Incumbent of the Helena Rubinstein Career Development Chair
Boaz Nadler, Ph.D., Tel Aviv University, Tel-Aviv, Israel
Eran Segal, Ph.D., Stanford University, Stanford, United States
Amos Tanay, Ph.D., Tel Aviv University, Tel-Aviv, Israel
Yigal Allon Fellow
Associate Staff Scientist
Meirav Galun, Ph.D., Weizmann Institute of Science, Rehovot, Israel
Assistant Staff Scientists
Dorit Ron, Ph.D., Weizmann Institute of Science, Rehovot, Israel
Adina Weinberger, Ph.D., Weizmann Institute of Science, Rehovot, Israel
Assaf Marron, Ph.D., University of Houston, Texas, United States
Sharon Alpert, Ph.D., Weizmann Institute of Science, Rehovot, Israel (left October 2010)
Avital Sadot, Ph.D., Weizmann Institute of Science, Rehovot, Israel (left March 2010)
Yaakov Setty, Ph.D., Weizmann Institute of Science, Rehovot, Israel
Yorram Kalef, M.Sc., Technion-Israel Institute of Technology, Haifa, Israel (left June 2010)
Leah Mory, M.Sc., Weizmann Institute of Science
Binyamin Applebaum, Tel Aviv University, Ramat-Aviv, Tel-Aviv, Israel
Avi Barliya, Primesense, Tel-Aviv, Israel
Nayantara Bhatnagar, The Hebrew University of Jerusalem, Jerusalem, Israel (left November 2010)
Erick Fredj, Jerusalem College of technology, Jerusalem, Israel
Leonid Karlinsky, Elop, Rehovot, Israel
Yoram Yekutieli, Hadassah Academic College, Jerusalem
Ido Zelman, Havruta School, ICYL, Neve Hadassa (left August 2010)
Andrej Bogdanov - Chinese University of Hong Kong, Shatin, NT, Hong Kong
Peter Constantin, University of Chicago, Il, U.S.A.
Matthias Englert - Univ. of Warwick, Coventry, United Kingdom
Dirk Fahland - Humboldt University, Berlin, Germany
Jasmin Fisher, Microsoft Research, Cambridge, U.S.A.
Fred Hamprecht - Univ. of Heidelberg, Heidelberg, Germany
Brendan Juba - M.I.T., Cambridge, MA, USA
Keren Livescu, Texas A&M University, U.S.A.
Krzystof Pietrzak - Centrum voor Wisukunde en Informatica (CWI), Amsterdam, Holland
Toniann Pitassi, University of Toronto, Canada
Milena Radnovic, SANU, Belgrade, Serbia
Ronald Rivest - M.I.T., Cambridge, MA, USA
Warren Schudy - Brown University, Providence, RI, USA
Gregory Shakhnarnovich, Trinity College, Dublin, Ireland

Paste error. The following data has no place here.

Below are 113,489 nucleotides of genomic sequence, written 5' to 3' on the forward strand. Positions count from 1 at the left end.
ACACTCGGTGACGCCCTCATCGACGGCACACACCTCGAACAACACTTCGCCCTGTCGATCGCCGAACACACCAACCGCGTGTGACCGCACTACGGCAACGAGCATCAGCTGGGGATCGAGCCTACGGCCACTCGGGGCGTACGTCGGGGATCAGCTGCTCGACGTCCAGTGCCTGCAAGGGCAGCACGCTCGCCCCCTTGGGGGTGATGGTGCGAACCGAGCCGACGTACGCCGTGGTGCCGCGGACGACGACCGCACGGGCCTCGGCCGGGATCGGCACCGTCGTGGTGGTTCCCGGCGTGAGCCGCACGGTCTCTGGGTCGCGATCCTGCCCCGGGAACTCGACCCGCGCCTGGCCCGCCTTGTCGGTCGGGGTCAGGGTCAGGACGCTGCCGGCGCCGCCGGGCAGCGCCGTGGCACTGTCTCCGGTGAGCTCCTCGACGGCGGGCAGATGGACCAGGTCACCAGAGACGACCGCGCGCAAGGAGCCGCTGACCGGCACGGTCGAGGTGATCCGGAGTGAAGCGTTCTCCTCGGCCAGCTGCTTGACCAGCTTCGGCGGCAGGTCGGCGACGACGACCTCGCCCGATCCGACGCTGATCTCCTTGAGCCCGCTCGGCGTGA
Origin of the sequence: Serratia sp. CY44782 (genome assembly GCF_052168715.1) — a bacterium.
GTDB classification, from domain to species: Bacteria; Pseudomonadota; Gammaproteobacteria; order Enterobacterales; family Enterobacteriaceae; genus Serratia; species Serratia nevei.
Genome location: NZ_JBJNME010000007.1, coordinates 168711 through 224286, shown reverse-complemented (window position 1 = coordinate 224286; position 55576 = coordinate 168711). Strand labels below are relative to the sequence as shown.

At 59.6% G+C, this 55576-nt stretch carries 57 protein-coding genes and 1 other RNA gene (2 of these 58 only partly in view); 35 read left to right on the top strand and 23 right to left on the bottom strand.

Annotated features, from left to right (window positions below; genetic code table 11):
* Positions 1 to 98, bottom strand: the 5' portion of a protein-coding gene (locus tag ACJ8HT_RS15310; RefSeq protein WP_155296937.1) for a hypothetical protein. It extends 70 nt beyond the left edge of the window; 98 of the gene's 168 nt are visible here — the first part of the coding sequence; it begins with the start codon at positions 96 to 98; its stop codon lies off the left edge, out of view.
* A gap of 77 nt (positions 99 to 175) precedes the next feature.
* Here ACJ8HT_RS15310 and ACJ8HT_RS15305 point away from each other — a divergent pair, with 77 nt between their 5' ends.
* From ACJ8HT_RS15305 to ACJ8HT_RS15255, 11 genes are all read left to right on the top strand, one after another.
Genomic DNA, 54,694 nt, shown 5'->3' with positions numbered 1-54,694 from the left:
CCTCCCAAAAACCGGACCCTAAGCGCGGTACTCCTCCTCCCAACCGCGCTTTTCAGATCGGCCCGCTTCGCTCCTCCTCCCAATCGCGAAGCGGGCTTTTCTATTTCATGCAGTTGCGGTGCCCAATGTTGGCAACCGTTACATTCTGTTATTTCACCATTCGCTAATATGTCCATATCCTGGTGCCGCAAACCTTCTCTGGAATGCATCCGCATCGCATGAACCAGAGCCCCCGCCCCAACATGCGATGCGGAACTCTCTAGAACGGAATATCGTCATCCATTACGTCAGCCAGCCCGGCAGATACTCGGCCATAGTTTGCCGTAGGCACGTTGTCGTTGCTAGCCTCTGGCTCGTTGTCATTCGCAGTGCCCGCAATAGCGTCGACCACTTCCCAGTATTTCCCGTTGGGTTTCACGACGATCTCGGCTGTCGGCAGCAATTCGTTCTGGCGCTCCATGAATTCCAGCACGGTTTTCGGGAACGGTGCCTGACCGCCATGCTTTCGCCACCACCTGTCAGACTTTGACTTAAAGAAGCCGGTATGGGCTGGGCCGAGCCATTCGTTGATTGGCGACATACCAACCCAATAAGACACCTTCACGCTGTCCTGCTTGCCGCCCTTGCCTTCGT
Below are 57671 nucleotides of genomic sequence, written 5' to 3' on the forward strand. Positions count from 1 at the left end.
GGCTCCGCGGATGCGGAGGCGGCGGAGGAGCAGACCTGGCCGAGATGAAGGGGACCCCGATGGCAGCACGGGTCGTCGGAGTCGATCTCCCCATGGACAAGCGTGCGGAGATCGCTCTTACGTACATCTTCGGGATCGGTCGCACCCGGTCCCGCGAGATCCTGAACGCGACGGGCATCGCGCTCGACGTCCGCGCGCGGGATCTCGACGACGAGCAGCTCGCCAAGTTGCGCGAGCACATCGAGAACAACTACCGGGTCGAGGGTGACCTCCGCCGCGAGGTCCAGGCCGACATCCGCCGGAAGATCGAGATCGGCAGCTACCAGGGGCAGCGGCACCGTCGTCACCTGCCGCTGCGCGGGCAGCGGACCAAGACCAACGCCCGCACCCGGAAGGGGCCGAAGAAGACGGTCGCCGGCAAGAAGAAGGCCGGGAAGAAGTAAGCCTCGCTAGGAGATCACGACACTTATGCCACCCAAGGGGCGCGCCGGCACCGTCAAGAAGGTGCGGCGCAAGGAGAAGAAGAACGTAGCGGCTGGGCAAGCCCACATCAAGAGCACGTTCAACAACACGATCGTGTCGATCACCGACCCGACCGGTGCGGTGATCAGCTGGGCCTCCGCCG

Nathan Srebro, University of Chicago, Il, U.S.A.
Eitan Tadmor - Univ.of maryland, College Park, MD, USA
Dmitry Turaev, Imperial College, London, UK
Noa Agmon, Bar-Ilan University, Israel
Adi Akavia, MIT, Cambridge, MA., USA
Binyamin (Benny) Applebaum, Technion - Israel Institute of Technology, Israel
Nitsan Ben-Gal, Brown University
Lucas Carey, Stony Brook University
Eden Chlamtac, Princeton University
Maya Dadiani, Weizmann Institute of Science, Israel
Eran Dayan, Weizmann Institute of Science, Israel
Michael Henry Dinitz, Carnegie Mellon University
Orr Dunkelman, Technion - Israel Institute of Technology, Israel
Yair Field, Weizmann Institute of Science, Israel
Ronit Fuchs, Weizmann Institute of Science, Israel
Lee-Ad Gottlieb, New York University
Carmit Hazay, Bar-Ilan University, Israel
Tali Kaufman, Tel-Aviv University, Israel
Michael Kertesz, Weizmann Institute of Science, Israel
Robby Lampert, Hebrew University of Jerusalem, Israel
Yosef Efraim Maruvka, Bar-Ilan University, Israel
Ricky (Rivka) Rosen, Tel-Aviv University, Israel
Oded Schwartz, Tel-Aviv University, Israel
Elad Segev, Hebrew University of Jerusalem, Israel
Kushal Kumar Shah, Indian Institute of Technology Madras
Avital Tsofe, Tel-Aviv University, Israel
Oren Weimann, Massachusetts Institute of Technology
Einat Zalckvar, Weizmann Institute of Science, Israel
Sharon Alpert Mica Arie-Nachimson Noam Arkind Yoram Atir Shai Bagon Avi Barliya Naamah Bloch (Swerdlin) Zvika Brakerski Shiri Chechik Gil Cohen Michael Dinerstein Itai Dinur Nimrod Dorfman Yair Field Ronit Roxana Fuchs Daniel Glasner Elazar Goldenberg Michal Gordon Daniel Harari Simon Israeli-Korn Ram Jaschek Shlomo Jozeph Amir Kantor Erez Kantor Noam Kaplan Matan Karklinsky Leonid Karlinsky Ephraim Kenigsberg Michael Kertesz Orit Kliper-Gross Gillat Kol Michal Levo Jasmine Sonia Linshiz Noam Livne Shachar Lovett Shai Lubliner Roy Malka Ohad Manor Or Meir Yaron Meirovitch Netta Mendelson Cohen Merav Parter Tom Ran Daniel Reichman Ron Rothblum Yaniv Sa'Ar Tali Sadka-Raveh Itai Segall Gil Segev Eilon Sharon Igor Shinkar Marina Shudler Konrad Simon Eitan Yaffe Danny Zeevi Maria Zontak